First They’ll Need To Clear Out All That Vegetation That’s in the Way

FIRST THEY’LL NEED TO CLEAR OUT ALL THAT VEGETATION THAT’S IN THE WAY Nancy Sarnoff hears word that the owners of the 100-year-old Teas Nursery at 4400 Bellaire Blvd. near Newcastle are hoping to sell off the property for single-family homes: “The Bellaire business will be relocated, sold or liquidated, according to Tom Teas, president and manager of the landscaping division. Plans are for the nursery company to redevelop the five acres of land itself and then sell lots to builders. The project will start in January.” [Prime Property; previously on Swamplot]

12 Comment

  • I grew up going to this nursery with my grandparents almost once a month; plainly put–this sucks.

  • The worst part about this is that the Teas Nursery corner is the best looking block on that street for miles…

  • Oh… I was sad when they sold off the back property to make way for homes a few years ago… That is one of my favorite places in the area. Any guesses what the land will go for per square foot?

  • Sounds like déja vu all over again. I seem to recall that they had a contract on their land some years back, so they packed up the plants and relocated to Beechnut and Frankway, only to have the deal fall through, for some reason. They quickly shut down the new location and moved back to the old homestead.

  • so. totally. inevitable.
    Hilly, pretty Teaswood, near Lake Conroe, was a Teas nursery years ago. Today, its crepe myrtles are lovely, and famous…
    Hopefully the Bellaire site will also retain some of the plant-stock, which may ‘volunteer’ progeny on into the future!
    The Developer’s sales/marketing dept. needs to impress this potential on their home-buyers.

  • No doubt the new development will be called Tuscany Terrace. I wonder if any of these builders who have inundated this section of Bellaire with their “Tuscany” homes have ever been to Tuscany? The style is more like Tuscany collides with Mediterranean Mish-Mash with a touch of French Farmhouse thrown in for good measure. Something for everyone. None of whom have probably been outside of Texas and wouldn’t know Tuscany from Tudor.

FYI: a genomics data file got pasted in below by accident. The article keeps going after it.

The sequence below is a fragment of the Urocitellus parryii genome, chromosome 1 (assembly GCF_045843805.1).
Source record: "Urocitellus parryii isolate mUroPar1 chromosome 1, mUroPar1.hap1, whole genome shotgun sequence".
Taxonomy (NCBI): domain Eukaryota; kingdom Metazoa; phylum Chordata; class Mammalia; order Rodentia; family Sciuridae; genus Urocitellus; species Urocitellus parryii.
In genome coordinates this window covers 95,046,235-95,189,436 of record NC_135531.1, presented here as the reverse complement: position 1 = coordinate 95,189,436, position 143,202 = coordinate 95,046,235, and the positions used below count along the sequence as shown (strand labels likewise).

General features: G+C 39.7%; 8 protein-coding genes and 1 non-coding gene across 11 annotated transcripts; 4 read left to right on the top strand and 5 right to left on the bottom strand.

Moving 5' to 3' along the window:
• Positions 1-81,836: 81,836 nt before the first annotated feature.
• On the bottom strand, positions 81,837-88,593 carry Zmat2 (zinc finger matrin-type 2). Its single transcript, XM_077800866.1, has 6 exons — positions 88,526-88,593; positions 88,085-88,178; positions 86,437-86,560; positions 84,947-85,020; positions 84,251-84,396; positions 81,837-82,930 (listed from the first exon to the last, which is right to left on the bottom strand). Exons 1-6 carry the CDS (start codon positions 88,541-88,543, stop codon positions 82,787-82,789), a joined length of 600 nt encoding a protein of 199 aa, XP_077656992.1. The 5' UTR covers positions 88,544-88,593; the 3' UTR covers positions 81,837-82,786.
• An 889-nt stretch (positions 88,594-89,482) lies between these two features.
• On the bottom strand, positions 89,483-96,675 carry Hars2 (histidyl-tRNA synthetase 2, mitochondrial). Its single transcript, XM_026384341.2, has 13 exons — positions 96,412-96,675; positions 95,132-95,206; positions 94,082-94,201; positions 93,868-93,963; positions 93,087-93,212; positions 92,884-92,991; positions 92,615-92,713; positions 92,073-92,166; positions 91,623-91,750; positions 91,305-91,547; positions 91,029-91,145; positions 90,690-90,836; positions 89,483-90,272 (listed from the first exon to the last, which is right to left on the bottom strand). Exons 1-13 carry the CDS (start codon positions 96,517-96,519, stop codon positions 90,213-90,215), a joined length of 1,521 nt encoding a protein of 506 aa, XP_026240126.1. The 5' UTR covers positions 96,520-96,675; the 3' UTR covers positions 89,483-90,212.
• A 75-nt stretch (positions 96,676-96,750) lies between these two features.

• This news breaks my heart. I always felt proud of Tea’s in some distant way, recognizing that one person or one family could make such a lasting mark on a city and its landscape, and that the passion could continue to be a resource to the community after so many years. We aren’t allowed much history or legacy in Houston, and I feel old before my time, driving by places that are no longer here, already saying my “remember when’s.” Add this one to the list.

  • This is terrible news. Teas Nursery was always such a neat place, and they carried very good quality merchandise. However, I’m sure they are paying quite a bit in property taxes each year. It would be nice if the new development incorporates some of the existing landscaping and the historic homes on the property, but I’m not holding my breath.

  • Like when Kaplan’s Ben Hur closed in the Heights a few years ago, all I can say is – I hope the family got a big whopping bundle of money and happy trails to them.

  • The sad reality is that the nurseries had to compete with the “garden centers” and really couldn’t. I never understood the “cheaper is better” attitude with regard to the spring ritual. But some would rather pay $10 for an azalea than $20 even if they had to replace the azalea during the fall ritual.

    Nurserymen have bills to pay just like the rest of us. Teas Nursery was not a non-profit organization. It was a business that slowly went out of business.

  • I doubt declining sales had anything to do with it, Matt M. There have been giant garden centers and Home Depots in this city for at least 25 years. More likely they simply did the math. Five acres is how many lots? At how much per? Who among us could walk away from all those millions.

    Somebody who knows this stuff in that area – help me out.

  • I’m making a very rough guess of 6 lots per acre * $500K/lot * 5 acres = $15 million for the dirt. That’s probably on the low side for the per-lot value, maybe on the high side for lots/acre, but estimating about a 60 x 125 lot, it’s probably somewhere in the ballpark.